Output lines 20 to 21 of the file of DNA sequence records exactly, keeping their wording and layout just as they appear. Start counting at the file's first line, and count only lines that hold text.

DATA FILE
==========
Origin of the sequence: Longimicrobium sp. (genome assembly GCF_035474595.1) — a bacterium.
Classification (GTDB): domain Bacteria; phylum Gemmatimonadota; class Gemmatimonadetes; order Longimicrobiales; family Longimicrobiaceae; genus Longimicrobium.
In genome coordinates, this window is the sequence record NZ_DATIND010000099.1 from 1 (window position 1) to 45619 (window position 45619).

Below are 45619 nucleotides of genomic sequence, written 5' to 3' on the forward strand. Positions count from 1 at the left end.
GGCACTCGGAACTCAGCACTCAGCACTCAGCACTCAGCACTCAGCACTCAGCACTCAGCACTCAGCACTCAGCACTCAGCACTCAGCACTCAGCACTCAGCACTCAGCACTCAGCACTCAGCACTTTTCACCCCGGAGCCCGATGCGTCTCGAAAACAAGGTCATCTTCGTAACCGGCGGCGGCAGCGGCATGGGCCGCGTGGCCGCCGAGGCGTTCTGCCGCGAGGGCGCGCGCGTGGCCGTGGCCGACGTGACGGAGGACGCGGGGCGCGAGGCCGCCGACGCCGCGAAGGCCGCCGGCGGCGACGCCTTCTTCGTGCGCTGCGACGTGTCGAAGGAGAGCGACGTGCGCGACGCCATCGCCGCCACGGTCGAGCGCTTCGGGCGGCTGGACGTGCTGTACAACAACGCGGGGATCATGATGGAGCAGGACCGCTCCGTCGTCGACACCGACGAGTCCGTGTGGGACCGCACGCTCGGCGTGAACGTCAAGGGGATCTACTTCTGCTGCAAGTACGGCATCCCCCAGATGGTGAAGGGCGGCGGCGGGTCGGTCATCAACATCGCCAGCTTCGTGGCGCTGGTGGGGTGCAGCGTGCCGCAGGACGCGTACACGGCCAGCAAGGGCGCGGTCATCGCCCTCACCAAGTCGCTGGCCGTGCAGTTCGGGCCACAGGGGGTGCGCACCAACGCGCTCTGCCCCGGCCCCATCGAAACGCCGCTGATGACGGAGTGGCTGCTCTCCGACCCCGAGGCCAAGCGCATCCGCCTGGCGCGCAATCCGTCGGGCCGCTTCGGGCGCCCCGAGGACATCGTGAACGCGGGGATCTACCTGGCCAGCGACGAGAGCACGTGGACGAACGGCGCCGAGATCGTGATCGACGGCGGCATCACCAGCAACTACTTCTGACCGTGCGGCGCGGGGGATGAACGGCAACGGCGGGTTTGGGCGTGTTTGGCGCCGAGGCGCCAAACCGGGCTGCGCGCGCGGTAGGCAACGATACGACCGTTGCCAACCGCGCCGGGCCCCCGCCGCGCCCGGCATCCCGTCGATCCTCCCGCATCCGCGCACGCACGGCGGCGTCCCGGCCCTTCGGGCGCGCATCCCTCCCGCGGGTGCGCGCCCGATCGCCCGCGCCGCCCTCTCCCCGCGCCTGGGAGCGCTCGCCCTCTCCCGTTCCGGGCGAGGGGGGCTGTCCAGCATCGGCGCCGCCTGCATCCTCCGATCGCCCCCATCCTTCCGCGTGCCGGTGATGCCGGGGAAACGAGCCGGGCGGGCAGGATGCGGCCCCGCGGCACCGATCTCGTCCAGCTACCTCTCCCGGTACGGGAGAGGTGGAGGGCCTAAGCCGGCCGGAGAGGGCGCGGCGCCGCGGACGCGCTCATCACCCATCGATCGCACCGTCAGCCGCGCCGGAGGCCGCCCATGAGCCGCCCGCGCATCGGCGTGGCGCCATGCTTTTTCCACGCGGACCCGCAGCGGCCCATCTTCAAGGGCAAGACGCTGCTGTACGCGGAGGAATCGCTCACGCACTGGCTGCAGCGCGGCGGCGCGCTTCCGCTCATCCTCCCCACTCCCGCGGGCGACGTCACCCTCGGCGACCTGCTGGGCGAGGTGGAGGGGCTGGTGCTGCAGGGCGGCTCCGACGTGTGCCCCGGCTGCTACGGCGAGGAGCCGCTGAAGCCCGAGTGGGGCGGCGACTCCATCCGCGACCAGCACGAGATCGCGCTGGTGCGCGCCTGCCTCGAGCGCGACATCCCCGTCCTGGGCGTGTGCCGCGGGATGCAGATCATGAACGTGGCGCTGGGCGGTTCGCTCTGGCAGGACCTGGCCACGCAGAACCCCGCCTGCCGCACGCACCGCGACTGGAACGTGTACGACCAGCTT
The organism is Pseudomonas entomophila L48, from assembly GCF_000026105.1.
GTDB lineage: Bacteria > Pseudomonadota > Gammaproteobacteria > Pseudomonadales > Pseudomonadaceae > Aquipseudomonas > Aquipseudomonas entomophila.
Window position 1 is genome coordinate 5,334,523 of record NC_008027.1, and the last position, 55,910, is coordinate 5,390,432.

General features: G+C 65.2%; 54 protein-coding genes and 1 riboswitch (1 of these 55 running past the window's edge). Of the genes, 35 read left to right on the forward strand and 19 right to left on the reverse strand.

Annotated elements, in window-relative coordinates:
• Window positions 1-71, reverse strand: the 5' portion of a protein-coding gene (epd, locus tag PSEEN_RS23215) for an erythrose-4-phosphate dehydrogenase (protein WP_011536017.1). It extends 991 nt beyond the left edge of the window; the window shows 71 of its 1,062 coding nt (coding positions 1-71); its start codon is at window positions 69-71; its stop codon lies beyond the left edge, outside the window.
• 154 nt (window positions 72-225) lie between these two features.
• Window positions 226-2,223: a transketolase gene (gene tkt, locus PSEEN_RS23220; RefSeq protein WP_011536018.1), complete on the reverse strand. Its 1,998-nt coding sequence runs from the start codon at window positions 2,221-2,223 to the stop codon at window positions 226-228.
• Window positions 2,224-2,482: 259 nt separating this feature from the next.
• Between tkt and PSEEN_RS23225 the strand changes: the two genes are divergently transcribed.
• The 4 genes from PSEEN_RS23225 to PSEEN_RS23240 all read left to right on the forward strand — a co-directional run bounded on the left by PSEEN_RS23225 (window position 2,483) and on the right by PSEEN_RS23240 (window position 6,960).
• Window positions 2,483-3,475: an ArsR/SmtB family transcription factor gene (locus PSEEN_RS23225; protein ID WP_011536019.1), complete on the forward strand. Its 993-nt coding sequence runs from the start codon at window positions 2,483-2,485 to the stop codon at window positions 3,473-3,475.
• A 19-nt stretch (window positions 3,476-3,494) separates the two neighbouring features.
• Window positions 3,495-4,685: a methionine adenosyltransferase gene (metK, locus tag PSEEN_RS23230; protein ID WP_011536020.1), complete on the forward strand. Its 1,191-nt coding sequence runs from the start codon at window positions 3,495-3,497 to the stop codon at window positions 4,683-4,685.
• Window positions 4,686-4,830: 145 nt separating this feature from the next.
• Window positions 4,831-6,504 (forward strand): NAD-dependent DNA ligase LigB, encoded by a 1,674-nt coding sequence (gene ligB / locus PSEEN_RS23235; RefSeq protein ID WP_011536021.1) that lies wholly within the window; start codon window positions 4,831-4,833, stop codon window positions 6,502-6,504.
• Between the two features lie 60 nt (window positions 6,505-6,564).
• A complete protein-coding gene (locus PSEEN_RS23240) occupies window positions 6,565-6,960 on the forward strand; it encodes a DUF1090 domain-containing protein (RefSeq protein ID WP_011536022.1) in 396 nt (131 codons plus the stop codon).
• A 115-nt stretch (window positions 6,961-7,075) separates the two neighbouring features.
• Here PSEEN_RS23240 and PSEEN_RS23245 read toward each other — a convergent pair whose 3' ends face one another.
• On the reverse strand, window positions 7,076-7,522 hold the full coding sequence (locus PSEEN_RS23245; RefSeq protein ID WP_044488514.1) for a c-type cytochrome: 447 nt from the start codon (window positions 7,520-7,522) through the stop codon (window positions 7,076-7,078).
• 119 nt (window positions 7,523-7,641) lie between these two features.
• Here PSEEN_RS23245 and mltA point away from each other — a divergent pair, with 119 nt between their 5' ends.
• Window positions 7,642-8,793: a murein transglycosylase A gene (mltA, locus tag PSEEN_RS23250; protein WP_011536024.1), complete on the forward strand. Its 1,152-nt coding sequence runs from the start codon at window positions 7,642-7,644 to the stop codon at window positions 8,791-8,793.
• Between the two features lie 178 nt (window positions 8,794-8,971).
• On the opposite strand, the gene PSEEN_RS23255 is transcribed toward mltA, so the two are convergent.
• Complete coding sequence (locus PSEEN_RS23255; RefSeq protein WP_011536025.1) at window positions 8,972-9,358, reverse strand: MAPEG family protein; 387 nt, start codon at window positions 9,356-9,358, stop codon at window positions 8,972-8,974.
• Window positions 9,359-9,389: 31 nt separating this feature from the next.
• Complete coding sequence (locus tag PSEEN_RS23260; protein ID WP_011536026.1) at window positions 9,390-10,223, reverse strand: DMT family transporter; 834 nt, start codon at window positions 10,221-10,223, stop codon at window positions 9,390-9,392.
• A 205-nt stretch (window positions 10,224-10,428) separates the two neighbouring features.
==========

• Window positions 4,686-4,830: 145 nt separating this feature from the next.
• Window positions 4,831-6,504 (forward strand): NAD-dependent DNA ligase LigB, encoded by a 1,674-nt coding sequence (gene ligB / locus PSEEN_RS23235; RefSeq protein ID WP_011536021.1) that lies wholly within the window; start codon window positions 4,831-4,833, stop codon window positions 6,502-6,504.